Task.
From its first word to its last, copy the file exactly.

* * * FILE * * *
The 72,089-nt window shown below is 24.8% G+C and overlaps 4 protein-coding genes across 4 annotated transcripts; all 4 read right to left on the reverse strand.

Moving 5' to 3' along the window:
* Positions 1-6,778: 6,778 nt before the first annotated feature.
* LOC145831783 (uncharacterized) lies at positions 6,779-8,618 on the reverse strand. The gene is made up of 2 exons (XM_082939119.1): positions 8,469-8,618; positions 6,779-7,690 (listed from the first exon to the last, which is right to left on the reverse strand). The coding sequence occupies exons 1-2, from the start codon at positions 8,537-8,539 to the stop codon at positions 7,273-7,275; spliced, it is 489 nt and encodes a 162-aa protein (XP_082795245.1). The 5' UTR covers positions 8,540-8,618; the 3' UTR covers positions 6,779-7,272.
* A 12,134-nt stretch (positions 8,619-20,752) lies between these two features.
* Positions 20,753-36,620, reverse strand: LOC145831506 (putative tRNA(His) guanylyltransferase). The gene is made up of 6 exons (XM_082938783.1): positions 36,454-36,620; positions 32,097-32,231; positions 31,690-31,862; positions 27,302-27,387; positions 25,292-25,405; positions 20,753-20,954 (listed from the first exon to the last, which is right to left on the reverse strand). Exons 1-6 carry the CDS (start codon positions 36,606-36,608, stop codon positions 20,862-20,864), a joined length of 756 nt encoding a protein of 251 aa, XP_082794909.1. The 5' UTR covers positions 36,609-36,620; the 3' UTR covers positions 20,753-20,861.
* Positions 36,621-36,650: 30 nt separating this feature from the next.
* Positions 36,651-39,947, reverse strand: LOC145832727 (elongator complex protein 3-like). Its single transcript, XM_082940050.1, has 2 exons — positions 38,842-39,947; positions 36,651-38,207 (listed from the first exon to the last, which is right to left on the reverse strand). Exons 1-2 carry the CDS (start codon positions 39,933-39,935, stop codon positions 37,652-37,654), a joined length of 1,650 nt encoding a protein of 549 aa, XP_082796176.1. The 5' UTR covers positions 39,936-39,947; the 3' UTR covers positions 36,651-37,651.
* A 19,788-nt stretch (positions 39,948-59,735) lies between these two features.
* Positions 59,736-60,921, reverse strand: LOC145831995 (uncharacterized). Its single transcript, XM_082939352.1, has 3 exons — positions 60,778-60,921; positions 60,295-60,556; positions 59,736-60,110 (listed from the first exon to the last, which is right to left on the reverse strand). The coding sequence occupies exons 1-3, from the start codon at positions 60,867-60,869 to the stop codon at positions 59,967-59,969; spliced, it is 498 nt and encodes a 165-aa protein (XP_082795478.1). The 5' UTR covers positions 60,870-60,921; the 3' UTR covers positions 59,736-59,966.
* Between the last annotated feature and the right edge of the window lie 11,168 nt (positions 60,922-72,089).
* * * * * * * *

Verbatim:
The 72,089-nt window shown below is 24.8% G+C and overlaps 4 protein-coding genes across 4 annotated transcripts; all 4 read right to left on the reverse strand.

Moving 5' to 3' along the window:
* Positions 1-6,778: 6,778 nt before the first annotated feature.
* LOC145831783 (uncharacterized) lies at positions 6,779-8,618 on the reverse strand. The gene is made up of 2 exons (XM_082939119.1): positions 8,469-8,618; positions 6,779-7,690 (listed from the first exon to the last, which is right to left on the reverse strand). The coding sequence occupies exons 1-2, from the start codon at positions 8,537-8,539 to the stop codon at positions 7,273-7,275; spliced, it is 489 nt and encodes a 162-aa protein (XP_082795245.1). The 5' UTR covers positions 8,540-8,618; the 3' UTR covers positions 6,779-7,272.
* A 12,134-nt stretch (positions 8,619-20,752) lies between these two features.
* Positions 20,753-36,620, reverse strand: LOC145831506 (putative tRNA(His) guanylyltransferase). The gene is made up of 6 exons (XM_082938783.1): positions 36,454-36,620; positions 32,097-32,231; positions 31,690-31,862; positions 27,302-27,387; positions 25,292-25,405; positions 20,753-20,954 (listed from the first exon to the last, which is right to left on the reverse strand). Exons 1-6 carry the CDS (start codon positions 36,606-36,608, stop codon positions 20,862-20,864), a joined length of 756 nt encoding a protein of 251 aa, XP_082794909.1. The 5' UTR covers positions 36,609-36,620; the 3' UTR covers positions 20,753-20,861.
* Positions 36,621-36,650: 30 nt separating this feature from the next.
* Positions 36,651-39,947, reverse strand: LOC145832727 (elongator complex protein 3-like). Its single transcript, XM_082940050.1, has 2 exons — positions 38,842-39,947; positions 36,651-38,207 (listed from the first exon to the last, which is right to left on the reverse strand). Exons 1-2 carry the CDS (start codon positions 39,933-39,935, stop codon positions 37,652-37,654), a joined length of 1,650 nt encoding a protein of 549 aa, XP_082796176.1. The 5' UTR covers positions 39,936-39,947; the 3' UTR covers positions 36,651-37,651.
* A 19,788-nt stretch (positions 39,948-59,735) lies between these two features.
* Positions 59,736-60,921, reverse strand: LOC145831995 (uncharacterized). Its single transcript, XM_082939352.1, has 3 exons — positions 60,778-60,921; positions 60,295-60,556; positions 59,736-60,110 (listed from the first exon to the last, which is right to left on the reverse strand). The coding sequence occupies exons 1-3, from the start codon at positions 60,867-60,869 to the stop codon at positions 59,967-59,969; spliced, it is 498 nt and encodes a 165-aa protein (XP_082795478.1). The 5' UTR covers positions 60,870-60,921; the 3' UTR covers positions 59,736-59,966.
* Between the last annotated feature and the right edge of the window lie 11,168 nt (positions 60,922-72,089).